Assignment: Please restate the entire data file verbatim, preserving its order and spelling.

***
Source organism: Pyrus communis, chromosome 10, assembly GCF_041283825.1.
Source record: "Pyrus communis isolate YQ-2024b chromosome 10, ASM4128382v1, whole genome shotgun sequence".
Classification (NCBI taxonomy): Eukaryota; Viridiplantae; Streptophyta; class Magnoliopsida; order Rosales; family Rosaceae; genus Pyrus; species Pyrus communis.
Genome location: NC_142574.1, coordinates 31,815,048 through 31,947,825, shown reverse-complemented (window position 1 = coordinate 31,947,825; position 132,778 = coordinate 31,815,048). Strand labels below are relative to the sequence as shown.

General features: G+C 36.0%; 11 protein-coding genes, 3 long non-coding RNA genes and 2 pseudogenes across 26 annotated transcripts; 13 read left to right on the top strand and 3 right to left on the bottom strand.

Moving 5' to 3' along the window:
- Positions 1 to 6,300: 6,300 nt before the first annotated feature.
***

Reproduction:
Source organism: Pyrus communis, chromosome 10, assembly GCF_041283825.1.
Source record: "Pyrus communis isolate YQ-2024b chromosome 10, ASM4128382v1, whole genome shotgun sequence".
Classification (NCBI taxonomy): Eukaryota; Viridiplantae; Streptophyta; class Magnoliopsida; order Rosales; family Rosaceae; genus Pyrus; species Pyrus communis.
Genome location: NC_142574.1, coordinates 31,815,048 through 31,947,825, shown reverse-complemented (window position 1 = coordinate 31,947,825; position 132,778 = coordinate 31,815,048). Strand labels below are relative to the sequence as shown.

General features: G+C 36.0%; 11 protein-coding genes, 3 long non-coding RNA genes and 2 pseudogenes across 26 annotated transcripts; 13 read left to right on the top strand and 3 right to left on the bottom strand.

Moving 5' to 3' along the window:
- Positions 1 to 6,300: 6,300 nt before the first annotated feature.